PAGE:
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Bridgebuilder Spotlight: Kendra Davis

This feature is a part of our “Bridgebuilder Spotlight” series where we lift up some of the amazing Bridgebuilders in our network. If you’d like to connect with Kendra or other Bridgebuilders, contact our Lead Organizer Nikita Anderson:

Kendra Davis is passionate about supporting the people in her community. A Cincinnati-native, Kendra believes that community problems and their solutions are interconnected, but if she had to choose one issue to take up, ensuring that families have what they need to succeed would be at the top of the list.

“Supporting a mother and supporting a father, whether they are together or not, supports a child, and in turn supports the whole community.”

Never afraid to share her opinion, it was no surprise that she jumped at the opportunity to attend a conversation that Cohear was facilitating at the Evanston Recreation Center between residents and the CEO of the Cincinnati Metropolitan Housing Authority and the Director of the JP Morgan Chase Foundation in Ohio. A resident of CMHA housing, she decided to go to conversation to “speak to the folks at the top.”

“There are a lot of things going on and I wanted to be able to speak to and actually see the person who makes the decisions that impact us.”

Kendra remembers feeling like that the expertise she had gained was clearly valuable for the decision makers in the room to hear. . “Some of them had clearly never heard these complaints before,” she recalled. That observation sparked her to invite other people to future conversations, determined to ensure that community voices were heard, “I didn’t know what was going to happen after the first meeting but I knew that it wasn’t the end.”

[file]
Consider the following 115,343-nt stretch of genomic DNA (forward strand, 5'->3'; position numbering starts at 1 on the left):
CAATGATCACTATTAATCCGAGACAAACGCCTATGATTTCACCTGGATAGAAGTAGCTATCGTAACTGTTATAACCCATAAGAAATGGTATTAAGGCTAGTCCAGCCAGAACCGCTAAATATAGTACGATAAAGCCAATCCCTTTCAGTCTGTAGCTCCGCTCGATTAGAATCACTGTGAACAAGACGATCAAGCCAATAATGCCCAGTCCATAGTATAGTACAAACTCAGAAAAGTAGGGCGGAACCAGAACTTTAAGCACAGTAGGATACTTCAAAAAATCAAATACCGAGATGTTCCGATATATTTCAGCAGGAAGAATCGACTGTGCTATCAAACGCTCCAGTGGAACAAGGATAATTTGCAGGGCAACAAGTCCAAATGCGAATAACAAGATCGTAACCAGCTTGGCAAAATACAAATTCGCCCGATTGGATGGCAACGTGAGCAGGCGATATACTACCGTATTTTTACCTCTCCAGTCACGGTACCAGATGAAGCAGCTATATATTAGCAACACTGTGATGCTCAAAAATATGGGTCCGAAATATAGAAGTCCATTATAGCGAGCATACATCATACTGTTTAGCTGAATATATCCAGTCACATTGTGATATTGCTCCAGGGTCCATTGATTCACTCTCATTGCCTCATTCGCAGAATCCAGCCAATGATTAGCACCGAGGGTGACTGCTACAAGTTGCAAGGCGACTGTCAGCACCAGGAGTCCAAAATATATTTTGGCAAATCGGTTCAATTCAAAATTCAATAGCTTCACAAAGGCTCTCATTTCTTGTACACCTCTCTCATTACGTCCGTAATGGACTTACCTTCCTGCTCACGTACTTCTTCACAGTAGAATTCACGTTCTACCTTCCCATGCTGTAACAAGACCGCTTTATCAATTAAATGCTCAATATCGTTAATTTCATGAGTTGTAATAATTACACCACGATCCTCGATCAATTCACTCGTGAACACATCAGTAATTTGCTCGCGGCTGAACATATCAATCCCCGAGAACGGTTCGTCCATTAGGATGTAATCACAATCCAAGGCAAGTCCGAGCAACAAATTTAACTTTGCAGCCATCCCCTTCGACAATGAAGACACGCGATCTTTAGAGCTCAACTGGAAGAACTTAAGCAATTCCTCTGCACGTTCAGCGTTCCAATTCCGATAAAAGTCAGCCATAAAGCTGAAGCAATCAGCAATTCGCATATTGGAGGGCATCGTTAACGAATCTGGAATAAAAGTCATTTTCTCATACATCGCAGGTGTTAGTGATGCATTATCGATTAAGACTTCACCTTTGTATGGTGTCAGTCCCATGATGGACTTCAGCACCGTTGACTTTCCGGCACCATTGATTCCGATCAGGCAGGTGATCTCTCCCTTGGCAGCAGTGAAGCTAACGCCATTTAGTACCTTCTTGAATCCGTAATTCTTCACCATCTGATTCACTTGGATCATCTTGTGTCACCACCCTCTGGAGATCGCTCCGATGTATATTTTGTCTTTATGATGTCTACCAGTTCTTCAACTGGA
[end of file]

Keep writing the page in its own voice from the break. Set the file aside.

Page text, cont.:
Kendra reached out to her sister-in-law, family members and friends and told them about the next Cohear conversation. “I told them ‘you need to come and talk to these people and let them know what’s actually happening in our apartments.’"

The power of conversations we facilitate is not just in the insights that the decision makers received, but the information that the everyday experts walk away with. Kendra witnessed that first hand with her sister, who was able to deny contractors entrance into her apartment based on the information that she received at that conversation: “She was able to tell contractors that they couldn’t enter her apartment without notice at 7pm, even though they had a key. She was a little bit more empowered after that conversation. Because of that conversation, she was able to get information that helped her in a real life situation.”

The game changing conversation for Kendra, however, was with the Women’s Fund of the Greater Cincinnati Foundation.

“Meeting with the Women’s Fund made me realize that there is really someone out there who cares for and sees women,” said Kendra. “And not only that, but there are people who believe that a key way to make change for women is by specifically helping black women. That’s amazing.”

After connecting with Lauren Jones, engagement officer at the Women’s Fund, the ball really started rolling. Kendra met staff from the Port Authority, ended up connecting with Vanessa White, Chief of Staff in Greg Landman’s office, and was recommended to take part in United Way’s Champions of Change program. Kendra was also one of the speakers for the Greater Cincinnati Affordable Housing Strategy effort’s kick-off meeting by sharing her story and the critical need for change.

“I’m a 32 year old woman in a city that I can truly say that I love. I never really felt like I could affect change or that my voice mattered,” said Kendra. “The fact that there is something out there like Cohear that’s saying ‘Hey don’t forget about the voice of the little fact, we’ll help you talk to the little guy and facilitate that meeting’...That’s awesome.”

This is just the beginning for Kendra. She’s on a mission to make sure that people in her community are represented.

“I want to make sure my dad isn’t left out. I want to make sure my sisters get an opportunity to shine. That those who don’t watch the news or can’t make it to a forum are educated and communicated to.”

We’re thankful for Kendra, her work as a Bridgebuilder and, more importantly, her vision and leadership as a passionate and dedicated member of the Cincinnati community. At its best, our work is about more than empowering new voices to have a seat at the table. It is about how the spark of that initial engagement can illuminate a path to leadership and influence for people who are motivated by the urgency and wisdom of their own experience.


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